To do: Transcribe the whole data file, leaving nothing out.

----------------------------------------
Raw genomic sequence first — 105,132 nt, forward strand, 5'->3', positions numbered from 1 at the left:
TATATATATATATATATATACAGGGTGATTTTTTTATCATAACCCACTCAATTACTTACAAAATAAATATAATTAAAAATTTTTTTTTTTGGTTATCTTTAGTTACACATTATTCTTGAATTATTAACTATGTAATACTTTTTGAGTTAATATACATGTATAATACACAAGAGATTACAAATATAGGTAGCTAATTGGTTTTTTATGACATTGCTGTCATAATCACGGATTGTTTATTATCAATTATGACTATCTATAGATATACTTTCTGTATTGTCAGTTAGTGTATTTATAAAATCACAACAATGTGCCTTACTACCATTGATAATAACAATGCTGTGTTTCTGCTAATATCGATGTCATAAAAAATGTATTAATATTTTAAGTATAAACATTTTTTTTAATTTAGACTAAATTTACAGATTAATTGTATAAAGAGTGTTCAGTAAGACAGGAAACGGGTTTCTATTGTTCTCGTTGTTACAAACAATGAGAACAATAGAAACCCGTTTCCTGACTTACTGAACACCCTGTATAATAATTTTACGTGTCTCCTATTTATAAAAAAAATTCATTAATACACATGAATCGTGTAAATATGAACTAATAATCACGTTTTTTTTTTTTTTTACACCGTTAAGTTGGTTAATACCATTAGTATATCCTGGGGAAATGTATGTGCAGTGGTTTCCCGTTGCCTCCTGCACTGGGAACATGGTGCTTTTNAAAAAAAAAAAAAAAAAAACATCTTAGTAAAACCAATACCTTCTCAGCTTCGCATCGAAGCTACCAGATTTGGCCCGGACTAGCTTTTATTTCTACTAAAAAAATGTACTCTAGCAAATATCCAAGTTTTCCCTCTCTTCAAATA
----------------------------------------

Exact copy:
Raw genomic sequence first — 105,132 nt, forward strand, 5'->3', positions numbered from 1 at the left:
TATATATATATATATATATACAGGGTGATTTTTTTATCATAACCCACTCAATTACTTACAAAATAAATATAATTAAAAATTTTTTTTTTTGGTTATCTTTAGTTACACATTATTCTTGAATTATTAACTATGTAATACTTTTTGAGTTAATATACATGTATAATACACAAGAGATTACAAATATAGGTAGCTAATTGGTTTTTTATGACATTGCTGTCATAATCACGGATTGTTTATTATCAATTATGACTATCTATAGATATACTTTCTGTATTGTCAGTTAGTGTATTTATAAAATCACAACAATGTGCCTTACTACCATTGATAATAACAATGCTGTGTTTCTGCTAATATCGATGTCATAAAAAATGTATTAATATTTTAAGTATAAACATTTTTTTTAATTTAGACTAAATTTACAGATTAATTGTATAAAGAGTGTTCAGTAAGACAGGAAACGGGTTTCTATTGTTCTCGTTGTTACAAACAATGAGAACAATAGAAACCCGTTTCCTGACTTACTGAACACCCTGTATAATAATTTTACGTGTCTCCTATTTATAAAAAAAATTCATTAATACACATGAATCGTGTAAATATGAACTAATAATCACGTTTTTTTTTTTTTTTACACCGTTAAGTTGGTTAATACCATTAGTATATCCTGGGGAAATGTATGTGCAGTGGTTTCCCGTTGCCTCCTGCACTGGGAACATGGTGCTTTTNAAAAAAAAAAAAAAAAAAACATCTTAGTAAAACCAATACCTTCTCAGCTTCGCATCGAAGCTACCAGATTTGGCCCGGACTAGCTTTTATTTCTACTAAAAAAATGTACTCTAGCAAATATCCAAGTTTTCCCTCTCTTCAAATA